This is not limited to dating. A few weeks ago, Will Truman linked to an essay in Forbes about how a shockingly small percentage of college graduates end up in jobs that require college degrees (at least in the immediate few years following graduation). My thought on this was “How do we determine whether a job requires a college degree or not?” Basically just because an employer says BA required does not mean it is really true in terms of actual job responsibility.* I posted as such on FB with the article. One of my friends went on a bit of a rant about how just because someone graduated from college, does not mean they are “entitled” to a job that requires an undergrad degree. He is right but obviously I think being disappointed at not having one is understandable.

          So it is a debate in society.Report

  8. I thought the creepiest part was where Bustillos was explaining to the pig that “no” sometimes means “maybe”. If (if) Hoinsky’s book wasn’t rapey, that part of the conversation certainly was.Report

  9. NotSarChasm says:

    This might be a bit of a ramble of a dissent. Maybe not dissent so much as attempting to test a few assumptions.

    First off, Tom Cruise in “Magnolia” does not exist. No woman in the world would fall for that guy. But are there young guys hitting bars every night who are, as the kids say, DTF? Absolutely. Do they find woman to go home with? Absolutely. Are these hook-up’s outside of consent or abusive? Most probably not! So why should we direct such overwhelming fire at someone who might just be tying to get people to losen up and have some fun?

    And lets get this out of the way: people of either gender who like to have commitment-less sex on a regular basis with many different people are called sluts. That is not a judgement, FSM knows, just a clarification. Men don’t get to be called “studs” just because. And while we’re at it – this post, Todd – didn’t assign any more agency to the women involved than the un-sourced reddit advice you report. You, as they, blithely assume that whatever misogynist crap advice by an anonymous reddior might actually provoke anything but “GET AWAY FROM ME CREEP” from the “target” in question. I’m definitely not saying that there aren’t misogynist assholes out there that we shouldn’t fight, or that PUA sites don’t attract them like flies, I want to make that clear. But Hoinsky doesn’t come off as someone interested in teaching men to exploit psychological vulnerabilities for sex as much a guy trying to give geeks more confidence. Confidence to do what, exactly? To find the other sluts in the room, of course!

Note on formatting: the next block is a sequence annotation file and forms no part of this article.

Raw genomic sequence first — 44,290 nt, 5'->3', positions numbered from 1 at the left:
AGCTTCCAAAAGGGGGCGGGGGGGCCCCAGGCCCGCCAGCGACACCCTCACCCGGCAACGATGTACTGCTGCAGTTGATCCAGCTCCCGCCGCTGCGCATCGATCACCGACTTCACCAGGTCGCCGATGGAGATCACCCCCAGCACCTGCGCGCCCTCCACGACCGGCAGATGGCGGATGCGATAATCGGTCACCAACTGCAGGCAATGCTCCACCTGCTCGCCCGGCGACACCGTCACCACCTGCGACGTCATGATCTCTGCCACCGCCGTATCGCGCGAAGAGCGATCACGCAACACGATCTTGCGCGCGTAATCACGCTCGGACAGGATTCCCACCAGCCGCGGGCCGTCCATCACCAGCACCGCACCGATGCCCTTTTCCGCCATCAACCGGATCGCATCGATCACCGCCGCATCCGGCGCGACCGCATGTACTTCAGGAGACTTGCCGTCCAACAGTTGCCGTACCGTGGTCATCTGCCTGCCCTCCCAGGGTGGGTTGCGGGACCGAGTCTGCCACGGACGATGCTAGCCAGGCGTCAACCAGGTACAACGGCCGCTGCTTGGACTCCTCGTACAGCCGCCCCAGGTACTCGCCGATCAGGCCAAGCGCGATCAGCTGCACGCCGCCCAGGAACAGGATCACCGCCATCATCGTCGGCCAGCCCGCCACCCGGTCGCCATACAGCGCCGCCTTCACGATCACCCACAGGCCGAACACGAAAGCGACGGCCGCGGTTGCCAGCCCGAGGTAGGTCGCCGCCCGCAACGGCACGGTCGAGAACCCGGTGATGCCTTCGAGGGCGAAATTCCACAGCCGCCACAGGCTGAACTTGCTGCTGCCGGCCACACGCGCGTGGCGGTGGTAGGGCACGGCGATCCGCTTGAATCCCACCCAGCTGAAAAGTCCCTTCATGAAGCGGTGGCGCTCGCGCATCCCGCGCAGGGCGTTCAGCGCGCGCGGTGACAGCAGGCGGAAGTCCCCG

Now if feel I must re-iterate that I am not excusing truly misogynist behavior. Any person who exploits emotional vulnerability or uses alcohol to stack consent odds, much less uses physical intimidation, is a monster.

    On the other hand, if you are an adult man or woman and you head to a bar with your friends looking great and thinking, “I sure hope I meet someone I can f*k tonight,” and you find someone you’re attracted to who is thinking the same thing and, after some mutual groping in the bar, you both go back to your place and have great sex all night long, that’s not predator behavior it’s mission accomplished. What if Hoinsky was a better writer (and didn’t have his first draft plastered all over the internet) and just came out with a book called, “How to be a Manslut: Finding the Other Person in the Room Who Might Have Totally Hot and Consensual Sex With You Tonight,” would that really be so horrible?

    Cuz I mean if some twenty something computer geek reads a book by a reddit guy and learns to groom himself, pay attention to the flirty signs that a woman gives off that say, “sure, I’d totally let you touch my body,” and then has a series of one-night-stands during which he learns what both he and his partners like sexually, as well as gaining further insight into his expectations for a long term relationship down the road, who are we to judge?Report

    • KatherineMW in reply to NotSarChasm says:

      If the passages from the book (or any quoted passages from a typical PUA book or speech), people probably wouldn’t have as many issues with them. But they don’t sound like that. We’re not acting as though the author is saying “here’s how to find other folks who might be looking for a one-night stand, and how to be attractive to them”, because that’s not what his actual words are saying. His words are saying “ALL women are like x, therefore you should act like y”, and a lot of “y” is genuinely creepy behaviour. And behind that he’s peddling a lot of assumptions about women being assholes if they don’t want to go out with (or sleep with) you.